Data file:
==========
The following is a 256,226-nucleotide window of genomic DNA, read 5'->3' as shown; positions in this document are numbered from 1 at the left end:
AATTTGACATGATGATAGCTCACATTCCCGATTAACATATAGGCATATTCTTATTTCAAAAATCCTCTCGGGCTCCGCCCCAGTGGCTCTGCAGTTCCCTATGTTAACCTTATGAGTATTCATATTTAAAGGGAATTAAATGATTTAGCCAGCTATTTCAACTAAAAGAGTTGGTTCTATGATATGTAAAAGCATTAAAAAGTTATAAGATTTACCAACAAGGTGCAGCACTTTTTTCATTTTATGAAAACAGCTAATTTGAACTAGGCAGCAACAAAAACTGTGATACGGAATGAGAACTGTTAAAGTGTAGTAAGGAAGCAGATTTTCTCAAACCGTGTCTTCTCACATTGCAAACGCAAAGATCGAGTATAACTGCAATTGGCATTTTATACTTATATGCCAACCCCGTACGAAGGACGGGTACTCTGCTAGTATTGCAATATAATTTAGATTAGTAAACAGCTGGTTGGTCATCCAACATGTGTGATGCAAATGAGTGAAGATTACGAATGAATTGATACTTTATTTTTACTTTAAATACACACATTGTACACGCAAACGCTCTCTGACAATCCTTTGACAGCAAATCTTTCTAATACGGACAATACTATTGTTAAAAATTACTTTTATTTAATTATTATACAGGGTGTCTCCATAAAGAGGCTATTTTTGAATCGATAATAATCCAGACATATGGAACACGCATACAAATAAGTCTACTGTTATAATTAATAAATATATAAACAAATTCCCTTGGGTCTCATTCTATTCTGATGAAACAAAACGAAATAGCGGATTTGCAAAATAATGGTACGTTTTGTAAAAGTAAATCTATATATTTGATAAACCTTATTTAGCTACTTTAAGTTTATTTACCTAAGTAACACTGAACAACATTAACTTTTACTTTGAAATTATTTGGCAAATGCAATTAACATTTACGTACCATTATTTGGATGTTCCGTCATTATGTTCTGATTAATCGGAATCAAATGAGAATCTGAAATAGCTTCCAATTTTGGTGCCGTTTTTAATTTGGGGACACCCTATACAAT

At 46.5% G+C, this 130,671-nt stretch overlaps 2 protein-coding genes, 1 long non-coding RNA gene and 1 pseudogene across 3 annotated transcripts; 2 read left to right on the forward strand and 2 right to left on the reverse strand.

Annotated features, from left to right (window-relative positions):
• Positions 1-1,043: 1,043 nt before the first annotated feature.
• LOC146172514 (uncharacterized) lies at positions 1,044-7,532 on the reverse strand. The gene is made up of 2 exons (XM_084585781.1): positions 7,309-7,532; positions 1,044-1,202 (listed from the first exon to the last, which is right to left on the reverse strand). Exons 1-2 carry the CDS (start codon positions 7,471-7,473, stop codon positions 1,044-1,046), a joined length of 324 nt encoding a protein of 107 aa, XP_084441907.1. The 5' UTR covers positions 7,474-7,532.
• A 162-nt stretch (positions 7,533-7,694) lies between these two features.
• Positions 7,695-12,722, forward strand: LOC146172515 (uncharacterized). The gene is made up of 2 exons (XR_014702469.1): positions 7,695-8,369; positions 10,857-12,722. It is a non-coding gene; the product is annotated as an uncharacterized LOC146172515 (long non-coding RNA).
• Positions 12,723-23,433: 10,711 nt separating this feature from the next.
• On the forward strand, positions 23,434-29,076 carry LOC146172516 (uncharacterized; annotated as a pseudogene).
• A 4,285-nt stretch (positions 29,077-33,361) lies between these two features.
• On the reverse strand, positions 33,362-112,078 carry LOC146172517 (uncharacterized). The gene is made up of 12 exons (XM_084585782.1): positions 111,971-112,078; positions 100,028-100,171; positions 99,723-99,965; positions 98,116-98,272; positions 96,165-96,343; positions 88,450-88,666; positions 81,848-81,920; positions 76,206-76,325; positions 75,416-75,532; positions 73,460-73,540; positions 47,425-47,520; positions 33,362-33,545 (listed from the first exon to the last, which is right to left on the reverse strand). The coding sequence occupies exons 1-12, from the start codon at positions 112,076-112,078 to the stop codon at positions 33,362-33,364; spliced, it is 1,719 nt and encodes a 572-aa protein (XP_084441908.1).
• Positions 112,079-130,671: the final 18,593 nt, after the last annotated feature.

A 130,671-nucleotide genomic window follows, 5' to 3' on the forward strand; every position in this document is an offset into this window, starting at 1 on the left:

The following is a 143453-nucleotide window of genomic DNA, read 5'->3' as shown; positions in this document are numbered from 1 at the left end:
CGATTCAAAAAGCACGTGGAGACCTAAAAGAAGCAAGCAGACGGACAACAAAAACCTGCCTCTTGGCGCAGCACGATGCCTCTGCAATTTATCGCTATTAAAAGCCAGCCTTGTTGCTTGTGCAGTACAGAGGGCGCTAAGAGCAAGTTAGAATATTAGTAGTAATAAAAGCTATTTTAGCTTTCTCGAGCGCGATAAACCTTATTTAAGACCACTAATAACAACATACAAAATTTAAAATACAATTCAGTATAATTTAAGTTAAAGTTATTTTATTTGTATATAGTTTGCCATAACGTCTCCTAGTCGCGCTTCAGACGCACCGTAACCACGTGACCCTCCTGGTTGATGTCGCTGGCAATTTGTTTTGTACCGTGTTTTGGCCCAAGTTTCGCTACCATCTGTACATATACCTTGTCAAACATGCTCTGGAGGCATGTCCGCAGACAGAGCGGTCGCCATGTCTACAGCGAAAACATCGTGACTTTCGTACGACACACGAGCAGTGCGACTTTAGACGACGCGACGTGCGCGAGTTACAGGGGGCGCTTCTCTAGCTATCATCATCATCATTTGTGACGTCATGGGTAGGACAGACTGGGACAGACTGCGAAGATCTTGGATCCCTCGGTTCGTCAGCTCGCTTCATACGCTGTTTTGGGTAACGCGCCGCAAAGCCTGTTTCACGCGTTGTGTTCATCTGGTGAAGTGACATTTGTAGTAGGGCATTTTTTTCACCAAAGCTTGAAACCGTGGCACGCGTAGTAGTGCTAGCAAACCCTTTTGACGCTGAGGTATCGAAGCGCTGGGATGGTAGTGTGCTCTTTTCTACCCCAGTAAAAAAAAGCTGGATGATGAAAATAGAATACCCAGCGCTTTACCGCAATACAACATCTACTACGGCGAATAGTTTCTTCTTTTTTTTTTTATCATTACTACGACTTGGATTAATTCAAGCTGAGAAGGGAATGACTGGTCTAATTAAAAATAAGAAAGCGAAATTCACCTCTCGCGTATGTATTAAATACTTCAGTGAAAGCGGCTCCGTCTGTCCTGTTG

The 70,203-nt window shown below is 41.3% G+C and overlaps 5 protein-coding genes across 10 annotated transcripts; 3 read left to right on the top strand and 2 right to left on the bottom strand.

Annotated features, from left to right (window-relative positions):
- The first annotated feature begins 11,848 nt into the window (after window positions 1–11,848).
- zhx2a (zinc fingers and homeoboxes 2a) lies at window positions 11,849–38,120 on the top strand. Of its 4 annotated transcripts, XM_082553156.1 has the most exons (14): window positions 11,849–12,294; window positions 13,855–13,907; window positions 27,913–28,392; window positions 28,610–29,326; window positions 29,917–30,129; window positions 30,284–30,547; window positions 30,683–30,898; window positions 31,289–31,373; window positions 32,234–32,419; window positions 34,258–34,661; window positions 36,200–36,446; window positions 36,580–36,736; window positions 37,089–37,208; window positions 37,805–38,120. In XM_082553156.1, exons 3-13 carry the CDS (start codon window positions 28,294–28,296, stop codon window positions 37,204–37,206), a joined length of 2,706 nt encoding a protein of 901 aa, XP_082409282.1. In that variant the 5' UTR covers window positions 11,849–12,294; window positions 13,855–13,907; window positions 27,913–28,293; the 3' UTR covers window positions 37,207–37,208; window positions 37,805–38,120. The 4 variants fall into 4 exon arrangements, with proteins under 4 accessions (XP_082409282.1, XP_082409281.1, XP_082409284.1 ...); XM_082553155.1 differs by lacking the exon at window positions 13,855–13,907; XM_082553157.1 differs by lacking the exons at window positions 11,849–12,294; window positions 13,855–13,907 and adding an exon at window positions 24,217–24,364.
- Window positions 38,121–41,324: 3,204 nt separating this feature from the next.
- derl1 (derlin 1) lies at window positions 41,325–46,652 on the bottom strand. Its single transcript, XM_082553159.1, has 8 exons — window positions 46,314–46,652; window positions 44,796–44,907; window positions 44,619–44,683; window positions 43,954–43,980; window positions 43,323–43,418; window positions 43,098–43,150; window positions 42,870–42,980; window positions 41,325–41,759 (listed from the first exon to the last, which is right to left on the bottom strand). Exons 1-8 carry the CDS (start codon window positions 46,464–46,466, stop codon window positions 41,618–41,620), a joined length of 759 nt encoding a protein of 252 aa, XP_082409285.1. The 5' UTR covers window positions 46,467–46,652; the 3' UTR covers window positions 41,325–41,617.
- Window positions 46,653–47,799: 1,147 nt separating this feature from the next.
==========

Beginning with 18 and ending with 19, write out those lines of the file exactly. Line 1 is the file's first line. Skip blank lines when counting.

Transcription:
Annotated features, from left to right (window-relative positions):
- The first annotated feature begins 11,848 nt into the window (after window positions 1–11,848).